Death insurance
Many women seeking abortion via RU-486 will be able to charge the drug to their medical insurance. Several major managed care plans, including Aetna, United HealthCare, and Cigna, announced last week that they will cover it as a standard benefit. PacifiCare will leave the decision to doctors, while Humana and Kaiser Permanente said they are still deciding whether to cover the pill. Danco Laboratories, which just won FDA approval for the drug, plans to make the pill available under the brand name Mifeprex later this month. Overbuilding, competition from home videos leads to bankruptcy for three big cinema chains
Theaters' family problem
Next time you want to catch a flick, will there be a movie theater left to show it? Many cinema chains are in horrible shape and three big ones-United Artists, Edwards, and Carmike-have filed for bankruptcy. The problem: Lots of expensive buildings. Home video came to threaten the big boxes in the 1980s and the result was a building spree that replaced the bland mall theaters with huge multiplexes; often, several screens showed the same movie. Stadium seating, parking garages, and high-powered sound systems went up for suburban audiences. This was great for the studios, which pulled in record receipts, but the overbuilt theaters are now struggling to survive. The theater chains have never figured out how to deal with their family problem. A household can own a tape of a movie for less than the cost of tickets for everyone, plus video stores have a bigger selection. And at home, no excess noise comes from other people's kids. Bob Fridley, who runs the small Iowa-based Fridley Theaters, blames Hollywood for the demise of four of his 38 cinemas. He says he won't re-open any screens until the fare improves: "They make movies to appeal to high-school kids, then put an R-rating on it." The inevitable backlash of closing could resemble the death of the great movie palaces, when glorious Bijous and Roxys were shuttered and demolished in the wake of television. Home theater is getting cheaper and better, with brilliant widescreen pictures and digital sound available in living rooms. Movie theaters still have some unique qualities: giant screens for a total-immersion viewing experience, along with the advantage of receiving films months before they are available at home. How long will that advantage survive? -Chris Stamper U.K. compact comeback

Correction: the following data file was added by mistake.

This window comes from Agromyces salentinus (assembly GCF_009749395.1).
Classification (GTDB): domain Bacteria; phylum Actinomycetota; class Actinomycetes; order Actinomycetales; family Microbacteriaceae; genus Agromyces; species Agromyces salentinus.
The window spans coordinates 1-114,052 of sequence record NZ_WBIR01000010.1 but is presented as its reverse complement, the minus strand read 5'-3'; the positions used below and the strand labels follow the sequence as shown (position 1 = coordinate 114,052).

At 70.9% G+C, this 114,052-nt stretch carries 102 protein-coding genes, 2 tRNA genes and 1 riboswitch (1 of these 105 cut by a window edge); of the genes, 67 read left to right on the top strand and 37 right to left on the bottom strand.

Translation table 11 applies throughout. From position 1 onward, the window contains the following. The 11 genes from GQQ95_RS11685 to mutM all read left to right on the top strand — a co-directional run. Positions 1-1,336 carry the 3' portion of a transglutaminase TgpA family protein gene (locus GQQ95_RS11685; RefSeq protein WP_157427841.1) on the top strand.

Ugly-car chic
The ugliest car of the 20th century is coming to America in a fit of retro-chic. A revamped British compact called the Mini is back after 35 years, harkening back to the days when MGs, Triumphs, and Fiats tooled down America's highways. What once was a cheap option for the lower middle class has become an upscale item for GenXers. Chrysler offers a similar car, called the PT Cruiser, and it is flying out of automobile showrooms. The Mini is a squat little car of the sort that added ambiance to old spy movies. Built as a response to the Suez Crisis of the 1950s, it was the British answer to the Volkswagen: a short, dumpy engine-in-the-front job intended to be cheap transportation for common folk. The Mini is small, boxy, and so visually dreadful that it winds up cute; over five million have been sold over the years. Now BMW owns the rights to the Mini and is marketing it to those who see cars as fashion statements. The company attracted crowds with the Mini at the Paris Auto Show this year and plans to have it back on our shores by 2002. One new Mini is already in the United States: a prototype on display at the Museum of Modern Art in New York. Streisand ends her concert career
Goodbye, girl
So long, Diva. Barbra Streisand, 58, gave farewell concerts to adoring crowds at Madison Square Garden on Sept. 26 and 27. She says the performances marked the end of her concert career. Ms. Streisand's concerts officially sold out, but they weren't huge hits. Scalpers were forced to sell tickets below face value just to unload them. Ms. Streisand hasn't had a hit for years and critics are on the rise. FM radio doesn't play her old hits-lounge songs like "People," "Send in the Clowns," and "The Way We Were"-anymore. Last May, Forbes American Heritage dubbed her "most overrated singer." Ms. Streisand hasn't said farewell to politics. The activist for fashionable liberal causes was the toast of private parties at the Democratic National Convention last summer, and she is a Friend of Bill par excellence, speaking out for Mr. Clinton and helping raise boatloads of cash. "I mean, why not Hillary?" she exclaimed to NBC News not long after the First Lady announced she was running for the Senate.